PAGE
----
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Leaning Tower of Pisa - amazing!The day was sunny and warm as we disembarked from the train. With theories that it was Greek or Ligurian, the history of Pisa is unclear. What is known is that it was an Etruscan settlement and later a Roman Colony. The city walls represent an important part of the architectural heritage. The construction began in the northwest corner of the city in the mid-12th century and was completed in the mid-14th.

Before becoming famous for the Leaning Tower, Pisa was called Lungarni. It was first settled along the banks of the Fiume Arno; elegant medieval and renaissance palaces are memorialized in artistic and poetic works. North of the river is the Right bank which is divided into two quarters: S. Maria to the west and S. Francesco to the east. The Left bank, south of the river, is also divided into two quarters: S. Antonio to the west and S. Martino to the east.

The two quarters of the Right bank are separated by the continuous stretch of Via G. Carducci, Via G. Oberdam and the picturesque shopping way Borgo Stretto. The quarters of the Left bank are separated by the long shopping street, Corso Italia.

Hotel Victoria on the north bank of the Arno River in Pisa, Italy!The train station is located south of the city. We walked north on Corso Italia toward the river and crossed over the Ponte Di Mezzo to the Royal Victoria Hotel, on the north bank of the river at Lungarno Pacinotti, 12.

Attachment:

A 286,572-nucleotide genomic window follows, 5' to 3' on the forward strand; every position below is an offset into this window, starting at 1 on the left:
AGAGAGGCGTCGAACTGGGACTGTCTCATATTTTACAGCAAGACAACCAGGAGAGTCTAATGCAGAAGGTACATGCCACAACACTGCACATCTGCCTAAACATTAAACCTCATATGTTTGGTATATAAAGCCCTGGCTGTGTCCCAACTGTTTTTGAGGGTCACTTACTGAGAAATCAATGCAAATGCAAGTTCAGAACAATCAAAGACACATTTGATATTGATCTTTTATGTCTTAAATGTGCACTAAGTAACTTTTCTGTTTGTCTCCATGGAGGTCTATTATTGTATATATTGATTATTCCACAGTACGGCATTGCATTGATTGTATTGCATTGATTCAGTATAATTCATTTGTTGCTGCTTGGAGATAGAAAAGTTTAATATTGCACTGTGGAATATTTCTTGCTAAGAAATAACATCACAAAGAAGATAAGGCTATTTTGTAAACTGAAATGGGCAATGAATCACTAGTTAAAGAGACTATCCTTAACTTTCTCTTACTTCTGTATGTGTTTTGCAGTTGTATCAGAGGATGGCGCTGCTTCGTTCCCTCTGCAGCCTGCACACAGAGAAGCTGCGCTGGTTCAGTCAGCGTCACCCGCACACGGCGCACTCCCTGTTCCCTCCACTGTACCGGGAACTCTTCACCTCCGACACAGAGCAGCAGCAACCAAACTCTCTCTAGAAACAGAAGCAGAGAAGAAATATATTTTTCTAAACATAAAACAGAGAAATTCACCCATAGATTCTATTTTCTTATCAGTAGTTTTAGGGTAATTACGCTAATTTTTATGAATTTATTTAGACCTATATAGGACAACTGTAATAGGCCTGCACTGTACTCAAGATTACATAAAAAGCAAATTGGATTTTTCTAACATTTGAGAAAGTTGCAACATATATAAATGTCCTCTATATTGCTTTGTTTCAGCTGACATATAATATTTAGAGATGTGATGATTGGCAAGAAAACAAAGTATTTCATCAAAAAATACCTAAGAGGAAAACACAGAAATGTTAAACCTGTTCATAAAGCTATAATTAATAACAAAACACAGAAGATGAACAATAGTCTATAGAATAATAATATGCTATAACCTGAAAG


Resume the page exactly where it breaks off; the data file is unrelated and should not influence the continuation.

The Royal Victoria is the oldest family run hotel in Italy. Located in the oldest part of the medieval settlement of Pisa on the banks of the Arno, it has a proud and rich history. The Winemakers Guild erected the oldest tower of the building in the 10th century, which served as their headquarters and as an inn, which later became part of the University of Pisa. Early in the 16th century when Florence overcame Pisa the tavern became known as the "Inn of the Victory".
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In 1837 Pasquale Piegaja purchased the tower and other adjacent buildings transforming the old inn into the "Hotel Royal de la Victoire". The name gradually changed to its current form. The property is listed both as a historic building and hotel by the Italian Government due to the rarity of continuous hospitality activity and the unique, distinctive features of the construction. The hotel building includes; a 14th C palazzo, 10th C tower, 3 towers of the 11th and 12th C, two tower houses of the 13th and 14th C, a domus with cloister, and two residential buildings of the 18th C. Over the centuries the hotel has played host to nobility, writers and scientists. At reception, there are guest books with signed comments from many well-known personages.

Rooftop view of the city of Pisa and its famous treasures from the Hotel Victoria.The Piegaja family still owns and manages the hotel. Despite WWII bombing, the Nov. 1966 floods and the passage of time, the splendor of the property has been maintained. The housekeeping is immaculate. The owners and staff should be proud of their enthusiasm and spirit of hospitality that made our stay special.

From the moment we entered it was a trip back in time, old world nostalgia. Ancient period furnishings, smashing antique pieces, marble floor designs, art deco frosted windows at the staircase landings, tall wood framed windows, crystal chandeliers and triple paneled wood framed windows of the breakfast room, dark wood-trimmed doors and glass panels of the first floor public rooms, ancient desks in the first floor study have been beautifully preserved to glorify the hotel's proud history.